Lake Granby is the largest storage reservoir in the Colorado-Big Thompson (C-BT) system and the second largest in the State. Lake Granby is located on the Colorado River approximately 4 1/2 miles northeast of the Town of Granby. The first water storage at Lake Granby began on September 14, 1949. The Granby Pumping Plant (later re-named the Farr Pumping Plant) was completed the same year. Construction of the dam and reservoir had to be completed before water could be delivered through the Alva B. Adams Tunnel. Water is pumped from the Farr Pumping Plant at the north end of Lake Granby to Shadow Mountain Reservoir through the Granby Pump Canal. The water delivered to Shadow Mountain Reservoir is then released to Grand Lake for subsequent delivery through the Alva B. Adams Tunnel to eastern slope storage and the C-BT delivery system. Water from this project provides approximately 25% of the water supply of Northeastern Colorado.
Moffat Tunnel
The Moffat Tunnel is a railroad/water tunnel that cuts through the Continental Divide. It was named after Colorado railroad pioneer David Moffat. The West Portal of the tunnel is near the Winter Park Resort. A pioneer tunnel was bored parallel with the main railroad tunnel to facilitate the construction of the tunnel. The pioneer tunnel was officially completed on February 18, 1926, the final blast of dynamite was set off by President Coolidge upon pressing a key in Washington, D.C. The railroad tunnel was completed on July 7, 1927, and formally began operations in February of 1928. The pioneer tunnel eventually became the water tunnel. The tunnel is under lease to the City of Denver, which operates it as a trans-mountain diversion project transporting water to the eastern slope. The apex of the water tunnel is approximately 150 feet higher in the middle of the tunnel than at the western inlet to the tunnel. Water must therefore be delivered under pressure to the apex of the tunnel where the water then flows by gravity to the eastern portal of the tunnel that is shown in the photograph above.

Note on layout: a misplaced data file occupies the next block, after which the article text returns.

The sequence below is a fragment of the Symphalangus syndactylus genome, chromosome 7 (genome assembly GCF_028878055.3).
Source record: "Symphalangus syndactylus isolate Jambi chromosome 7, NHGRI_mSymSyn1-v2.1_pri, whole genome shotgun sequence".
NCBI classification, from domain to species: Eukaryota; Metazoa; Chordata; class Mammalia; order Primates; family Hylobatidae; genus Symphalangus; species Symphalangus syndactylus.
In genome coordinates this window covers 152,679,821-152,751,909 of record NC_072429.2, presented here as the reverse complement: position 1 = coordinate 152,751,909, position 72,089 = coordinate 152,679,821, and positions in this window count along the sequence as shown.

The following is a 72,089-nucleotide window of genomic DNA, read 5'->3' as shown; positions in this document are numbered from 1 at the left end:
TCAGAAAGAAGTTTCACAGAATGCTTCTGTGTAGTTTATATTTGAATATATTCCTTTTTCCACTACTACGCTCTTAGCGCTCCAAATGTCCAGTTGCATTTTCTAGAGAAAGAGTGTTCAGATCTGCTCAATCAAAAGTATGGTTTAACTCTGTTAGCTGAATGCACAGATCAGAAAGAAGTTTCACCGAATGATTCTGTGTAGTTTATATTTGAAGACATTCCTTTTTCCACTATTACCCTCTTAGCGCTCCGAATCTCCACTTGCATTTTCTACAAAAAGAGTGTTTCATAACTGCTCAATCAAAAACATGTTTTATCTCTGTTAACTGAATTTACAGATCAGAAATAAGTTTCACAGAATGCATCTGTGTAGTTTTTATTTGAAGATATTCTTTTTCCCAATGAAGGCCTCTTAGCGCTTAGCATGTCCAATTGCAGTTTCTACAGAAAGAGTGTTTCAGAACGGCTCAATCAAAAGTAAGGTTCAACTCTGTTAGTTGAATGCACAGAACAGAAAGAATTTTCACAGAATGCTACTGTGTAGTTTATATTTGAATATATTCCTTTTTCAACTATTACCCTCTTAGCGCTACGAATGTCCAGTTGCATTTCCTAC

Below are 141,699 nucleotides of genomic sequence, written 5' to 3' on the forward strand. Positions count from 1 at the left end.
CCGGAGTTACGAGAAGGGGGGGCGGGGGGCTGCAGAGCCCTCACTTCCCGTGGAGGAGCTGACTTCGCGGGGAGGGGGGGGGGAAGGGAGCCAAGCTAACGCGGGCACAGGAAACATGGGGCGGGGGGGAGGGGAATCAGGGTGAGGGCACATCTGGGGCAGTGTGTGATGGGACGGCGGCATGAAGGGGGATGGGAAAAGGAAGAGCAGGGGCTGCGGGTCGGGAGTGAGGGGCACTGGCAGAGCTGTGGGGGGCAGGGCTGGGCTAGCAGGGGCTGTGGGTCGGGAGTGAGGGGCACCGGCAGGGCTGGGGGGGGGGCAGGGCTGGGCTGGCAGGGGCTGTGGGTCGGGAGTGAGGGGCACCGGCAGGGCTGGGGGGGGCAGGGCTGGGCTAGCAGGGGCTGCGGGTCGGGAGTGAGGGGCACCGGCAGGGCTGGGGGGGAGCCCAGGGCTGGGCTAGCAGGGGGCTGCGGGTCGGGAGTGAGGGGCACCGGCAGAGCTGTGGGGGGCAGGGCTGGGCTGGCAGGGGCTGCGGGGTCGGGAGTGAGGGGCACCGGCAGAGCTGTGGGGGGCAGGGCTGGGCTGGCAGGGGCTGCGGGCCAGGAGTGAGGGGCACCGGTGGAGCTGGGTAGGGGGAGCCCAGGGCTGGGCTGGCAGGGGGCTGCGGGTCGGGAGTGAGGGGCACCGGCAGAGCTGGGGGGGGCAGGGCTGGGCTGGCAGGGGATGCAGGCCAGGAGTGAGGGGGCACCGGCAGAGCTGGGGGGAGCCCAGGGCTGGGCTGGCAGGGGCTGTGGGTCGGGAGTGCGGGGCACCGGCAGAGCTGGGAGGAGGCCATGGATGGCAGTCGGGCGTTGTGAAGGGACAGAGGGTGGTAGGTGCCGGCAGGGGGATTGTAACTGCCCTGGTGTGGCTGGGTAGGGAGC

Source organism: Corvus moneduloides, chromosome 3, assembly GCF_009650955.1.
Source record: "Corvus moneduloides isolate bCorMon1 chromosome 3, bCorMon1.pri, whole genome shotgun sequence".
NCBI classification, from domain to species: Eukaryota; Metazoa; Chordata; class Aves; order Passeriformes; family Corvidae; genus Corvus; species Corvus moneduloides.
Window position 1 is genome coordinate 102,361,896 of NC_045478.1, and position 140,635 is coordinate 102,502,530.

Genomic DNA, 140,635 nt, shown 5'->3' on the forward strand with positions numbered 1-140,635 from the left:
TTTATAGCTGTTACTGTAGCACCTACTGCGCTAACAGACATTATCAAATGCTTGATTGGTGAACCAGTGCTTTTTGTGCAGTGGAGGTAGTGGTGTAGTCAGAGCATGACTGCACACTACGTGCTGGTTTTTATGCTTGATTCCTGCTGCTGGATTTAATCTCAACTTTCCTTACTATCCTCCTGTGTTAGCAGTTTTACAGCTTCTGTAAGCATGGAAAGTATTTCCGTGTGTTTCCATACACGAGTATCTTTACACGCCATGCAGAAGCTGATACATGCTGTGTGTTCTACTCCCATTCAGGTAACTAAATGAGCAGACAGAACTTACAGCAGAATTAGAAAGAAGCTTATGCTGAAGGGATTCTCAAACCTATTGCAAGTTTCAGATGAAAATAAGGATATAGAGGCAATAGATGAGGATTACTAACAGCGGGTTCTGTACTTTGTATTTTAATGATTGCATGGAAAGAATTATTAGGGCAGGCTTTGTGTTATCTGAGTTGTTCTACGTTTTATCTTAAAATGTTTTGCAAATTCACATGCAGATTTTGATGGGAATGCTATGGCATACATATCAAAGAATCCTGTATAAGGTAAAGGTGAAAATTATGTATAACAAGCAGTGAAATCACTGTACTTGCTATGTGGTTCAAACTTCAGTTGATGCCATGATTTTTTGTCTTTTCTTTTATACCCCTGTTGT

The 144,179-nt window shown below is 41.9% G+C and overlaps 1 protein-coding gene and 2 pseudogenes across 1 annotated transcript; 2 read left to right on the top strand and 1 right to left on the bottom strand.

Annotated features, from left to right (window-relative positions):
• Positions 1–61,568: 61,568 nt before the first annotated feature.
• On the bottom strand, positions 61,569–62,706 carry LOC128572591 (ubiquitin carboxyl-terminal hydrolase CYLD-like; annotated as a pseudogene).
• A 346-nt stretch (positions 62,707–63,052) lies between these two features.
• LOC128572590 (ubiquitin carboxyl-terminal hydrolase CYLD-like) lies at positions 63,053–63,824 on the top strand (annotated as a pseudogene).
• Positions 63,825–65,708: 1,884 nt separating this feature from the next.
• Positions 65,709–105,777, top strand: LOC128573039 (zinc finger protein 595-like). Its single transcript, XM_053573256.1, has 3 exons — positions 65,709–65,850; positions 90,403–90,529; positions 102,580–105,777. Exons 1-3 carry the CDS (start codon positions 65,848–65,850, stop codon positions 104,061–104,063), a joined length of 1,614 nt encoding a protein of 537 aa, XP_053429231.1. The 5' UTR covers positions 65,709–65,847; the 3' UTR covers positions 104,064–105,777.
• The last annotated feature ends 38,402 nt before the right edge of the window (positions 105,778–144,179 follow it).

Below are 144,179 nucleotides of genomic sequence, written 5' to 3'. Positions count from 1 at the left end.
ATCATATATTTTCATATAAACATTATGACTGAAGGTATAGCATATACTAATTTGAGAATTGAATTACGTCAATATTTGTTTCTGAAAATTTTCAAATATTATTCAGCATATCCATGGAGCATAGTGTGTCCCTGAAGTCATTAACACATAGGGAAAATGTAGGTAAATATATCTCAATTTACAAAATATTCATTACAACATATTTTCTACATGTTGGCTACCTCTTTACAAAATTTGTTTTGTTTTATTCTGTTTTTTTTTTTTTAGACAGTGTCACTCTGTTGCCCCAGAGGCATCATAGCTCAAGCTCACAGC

Glen Canyon Dam
Glen Canyon Dam is on the Colorado River in far north-central Arizona near the Arizona-Utah state line. Completed in 1963, it is the fourth highest dam in the country with a structural height of 710 feet. Lake Powell, the reservoir impounded by the dam, has a total storage capacity of 27,000,000 acre-feet and extends 186 miles up the Colorado River, making it the second largest reservoir in the country. It took seventeen years for the lake to reach its full pool level of 3,700 feet (1128m) above sea level. Lake Powell provides the water storage needed to permit the states of the Upper Colorado River Basin to use their apportioned water and still meet their flow obligations at Lees Ferry, Arizona, under the terms of the 1922 Compact of the Colorado River.
Milton Seaman Reservoir
In 1945, the City of Greeley completed construction of the 5,000 acre foot Milton Seaman Reservoir on the North Fork of the Poudre River, upstream of Greeley’s Bellvue Water Treatment Plant located west of Fort Collins. This reservoir is used in conjunction with five other mountain reservoirs in the upper Poudre River Basin that Greeley purchased in 1947. The reservoir system allows Greeley to capture spring runoff and release it in later summer months when Greeley’s demand exceeds the yield of its two senior direct flow rights. The relatively junior nature of the reservoirs allows filling only when reservoirs with more senior water rights have completely filled. For the Milton Seaman Reservoir to provide water to Greeley in drought years, water must either be carried over from prior wet years or filled with Greeley’s more senior (older) water rights through exchange. This reservoir is currently being considered for enlargement to provide future water supplies for Greeley.
Wurtz Ditch